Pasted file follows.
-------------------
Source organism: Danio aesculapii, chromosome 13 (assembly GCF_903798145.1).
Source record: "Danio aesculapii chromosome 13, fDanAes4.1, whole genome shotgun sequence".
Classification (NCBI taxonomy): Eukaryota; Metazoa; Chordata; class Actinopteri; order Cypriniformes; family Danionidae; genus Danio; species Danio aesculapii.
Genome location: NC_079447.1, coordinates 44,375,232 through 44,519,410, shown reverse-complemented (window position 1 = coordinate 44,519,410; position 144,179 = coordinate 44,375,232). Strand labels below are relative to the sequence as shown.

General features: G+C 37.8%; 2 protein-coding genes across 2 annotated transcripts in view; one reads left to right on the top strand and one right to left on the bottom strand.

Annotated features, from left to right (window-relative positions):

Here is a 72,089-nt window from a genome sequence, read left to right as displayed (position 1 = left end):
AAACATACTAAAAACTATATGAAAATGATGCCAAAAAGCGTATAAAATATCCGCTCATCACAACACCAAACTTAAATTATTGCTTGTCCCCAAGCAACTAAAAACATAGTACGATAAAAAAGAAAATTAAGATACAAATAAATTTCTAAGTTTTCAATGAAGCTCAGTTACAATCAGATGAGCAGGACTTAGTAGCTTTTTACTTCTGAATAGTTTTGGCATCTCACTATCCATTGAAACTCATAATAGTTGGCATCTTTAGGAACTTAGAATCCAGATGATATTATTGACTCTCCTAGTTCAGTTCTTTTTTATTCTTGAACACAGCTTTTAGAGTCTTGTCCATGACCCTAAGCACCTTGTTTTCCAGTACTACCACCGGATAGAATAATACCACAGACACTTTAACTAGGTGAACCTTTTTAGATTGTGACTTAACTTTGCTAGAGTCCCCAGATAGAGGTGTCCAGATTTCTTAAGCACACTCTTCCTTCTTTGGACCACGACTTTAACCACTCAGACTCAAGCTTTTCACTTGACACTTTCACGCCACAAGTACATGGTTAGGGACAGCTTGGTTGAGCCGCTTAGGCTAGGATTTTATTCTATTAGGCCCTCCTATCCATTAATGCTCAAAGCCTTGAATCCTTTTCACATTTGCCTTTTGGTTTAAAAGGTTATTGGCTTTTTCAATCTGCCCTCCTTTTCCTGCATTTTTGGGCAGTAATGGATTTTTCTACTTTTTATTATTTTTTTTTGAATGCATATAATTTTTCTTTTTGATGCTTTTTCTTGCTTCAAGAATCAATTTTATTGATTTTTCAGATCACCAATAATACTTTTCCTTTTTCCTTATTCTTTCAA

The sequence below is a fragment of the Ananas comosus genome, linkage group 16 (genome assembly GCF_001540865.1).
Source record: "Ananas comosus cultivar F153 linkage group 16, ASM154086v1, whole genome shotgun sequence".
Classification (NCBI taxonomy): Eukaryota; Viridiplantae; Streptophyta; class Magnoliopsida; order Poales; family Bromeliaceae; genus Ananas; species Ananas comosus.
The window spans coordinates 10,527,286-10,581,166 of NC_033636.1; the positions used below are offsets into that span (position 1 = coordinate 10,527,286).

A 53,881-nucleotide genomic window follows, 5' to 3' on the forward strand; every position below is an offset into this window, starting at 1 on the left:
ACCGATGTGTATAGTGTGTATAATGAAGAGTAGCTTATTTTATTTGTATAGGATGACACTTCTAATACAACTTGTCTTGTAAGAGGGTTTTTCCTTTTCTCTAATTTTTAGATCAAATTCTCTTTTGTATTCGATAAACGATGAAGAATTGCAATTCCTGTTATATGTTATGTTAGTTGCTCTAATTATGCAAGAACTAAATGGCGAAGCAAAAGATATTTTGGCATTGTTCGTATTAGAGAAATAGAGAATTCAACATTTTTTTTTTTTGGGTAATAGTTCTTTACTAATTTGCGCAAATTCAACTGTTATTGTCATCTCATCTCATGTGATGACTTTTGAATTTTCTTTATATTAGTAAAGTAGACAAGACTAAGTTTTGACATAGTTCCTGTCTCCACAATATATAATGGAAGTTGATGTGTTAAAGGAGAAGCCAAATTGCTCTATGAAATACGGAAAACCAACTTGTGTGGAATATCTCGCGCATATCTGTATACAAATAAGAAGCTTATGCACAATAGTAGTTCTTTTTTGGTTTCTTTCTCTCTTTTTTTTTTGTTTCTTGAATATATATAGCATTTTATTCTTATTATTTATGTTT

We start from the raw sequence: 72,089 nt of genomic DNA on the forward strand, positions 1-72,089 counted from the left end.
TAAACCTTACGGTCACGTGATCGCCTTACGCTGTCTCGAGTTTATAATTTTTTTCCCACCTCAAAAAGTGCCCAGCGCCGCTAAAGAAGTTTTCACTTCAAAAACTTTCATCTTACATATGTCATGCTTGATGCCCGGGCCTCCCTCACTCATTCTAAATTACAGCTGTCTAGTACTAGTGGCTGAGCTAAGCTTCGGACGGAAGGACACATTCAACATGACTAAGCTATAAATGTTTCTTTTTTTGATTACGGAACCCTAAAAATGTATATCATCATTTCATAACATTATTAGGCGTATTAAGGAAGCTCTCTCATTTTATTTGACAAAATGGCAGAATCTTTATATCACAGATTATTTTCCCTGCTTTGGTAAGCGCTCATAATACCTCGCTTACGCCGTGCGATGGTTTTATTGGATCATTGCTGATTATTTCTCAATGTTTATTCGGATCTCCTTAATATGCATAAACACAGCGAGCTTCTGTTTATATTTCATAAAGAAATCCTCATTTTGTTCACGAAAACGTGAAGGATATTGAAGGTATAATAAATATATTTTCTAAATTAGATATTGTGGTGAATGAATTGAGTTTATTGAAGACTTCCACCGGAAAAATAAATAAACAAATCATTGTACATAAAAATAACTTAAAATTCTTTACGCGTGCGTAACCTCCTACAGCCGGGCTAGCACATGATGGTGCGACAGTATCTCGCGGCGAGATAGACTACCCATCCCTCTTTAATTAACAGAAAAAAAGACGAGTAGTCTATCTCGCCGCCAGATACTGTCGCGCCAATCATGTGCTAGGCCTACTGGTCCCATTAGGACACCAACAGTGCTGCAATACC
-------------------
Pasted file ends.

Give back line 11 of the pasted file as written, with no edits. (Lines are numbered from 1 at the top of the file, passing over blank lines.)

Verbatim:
Classification (NCBI taxonomy): Eukaryota; Viridiplantae; Streptophyta; class Magnoliopsida; order Poales; family Bromeliaceae; genus Ananas; species Ananas comosus.